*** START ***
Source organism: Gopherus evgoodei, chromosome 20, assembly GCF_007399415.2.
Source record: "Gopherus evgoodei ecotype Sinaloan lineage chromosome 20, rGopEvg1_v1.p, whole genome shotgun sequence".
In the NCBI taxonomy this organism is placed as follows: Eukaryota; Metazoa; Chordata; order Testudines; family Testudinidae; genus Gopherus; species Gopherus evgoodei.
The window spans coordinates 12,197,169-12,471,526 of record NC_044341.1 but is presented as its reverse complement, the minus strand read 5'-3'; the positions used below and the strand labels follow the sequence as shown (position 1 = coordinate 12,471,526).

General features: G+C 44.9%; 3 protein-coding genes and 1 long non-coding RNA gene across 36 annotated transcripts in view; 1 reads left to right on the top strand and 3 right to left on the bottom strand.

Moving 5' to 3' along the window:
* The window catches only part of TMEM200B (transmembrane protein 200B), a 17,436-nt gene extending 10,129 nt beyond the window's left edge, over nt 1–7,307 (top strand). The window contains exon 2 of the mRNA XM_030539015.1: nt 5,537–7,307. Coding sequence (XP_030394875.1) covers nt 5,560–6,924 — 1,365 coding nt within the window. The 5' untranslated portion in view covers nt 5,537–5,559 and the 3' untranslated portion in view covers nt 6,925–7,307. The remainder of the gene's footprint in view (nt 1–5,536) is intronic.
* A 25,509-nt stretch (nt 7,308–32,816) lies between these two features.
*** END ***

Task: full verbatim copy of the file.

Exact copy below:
Source organism: Gopherus evgoodei, chromosome 20, assembly GCF_007399415.2.
Source record: "Gopherus evgoodei ecotype Sinaloan lineage chromosome 20, rGopEvg1_v1.p, whole genome shotgun sequence".
In the NCBI taxonomy this organism is placed as follows: Eukaryota; Metazoa; Chordata; order Testudines; family Testudinidae; genus Gopherus; species Gopherus evgoodei.
The window spans coordinates 12,197,169-12,471,526 of record NC_044341.1 but is presented as its reverse complement, the minus strand read 5'-3'; the positions used below and the strand labels follow the sequence as shown (position 1 = coordinate 12,471,526).

General features: G+C 44.9%; 3 protein-coding genes and 1 long non-coding RNA gene across 36 annotated transcripts in view; 1 reads left to right on the top strand and 3 right to left on the bottom strand.

Moving 5' to 3' along the window:
* The window catches only part of TMEM200B (transmembrane protein 200B), a 17,436-nt gene extending 10,129 nt beyond the window's left edge, over nt 1–7,307 (top strand). The window contains exon 2 of the mRNA XM_030539015.1: nt 5,537–7,307. Coding sequence (XP_030394875.1) covers nt 5,560–6,924 — 1,365 coding nt within the window. The 5' untranslated portion in view covers nt 5,537–5,559 and the 3' untranslated portion in view covers nt 6,925–7,307. The remainder of the gene's footprint in view (nt 1–5,536) is intronic.
* A 25,509-nt stretch (nt 7,308–32,816) lies between these two features.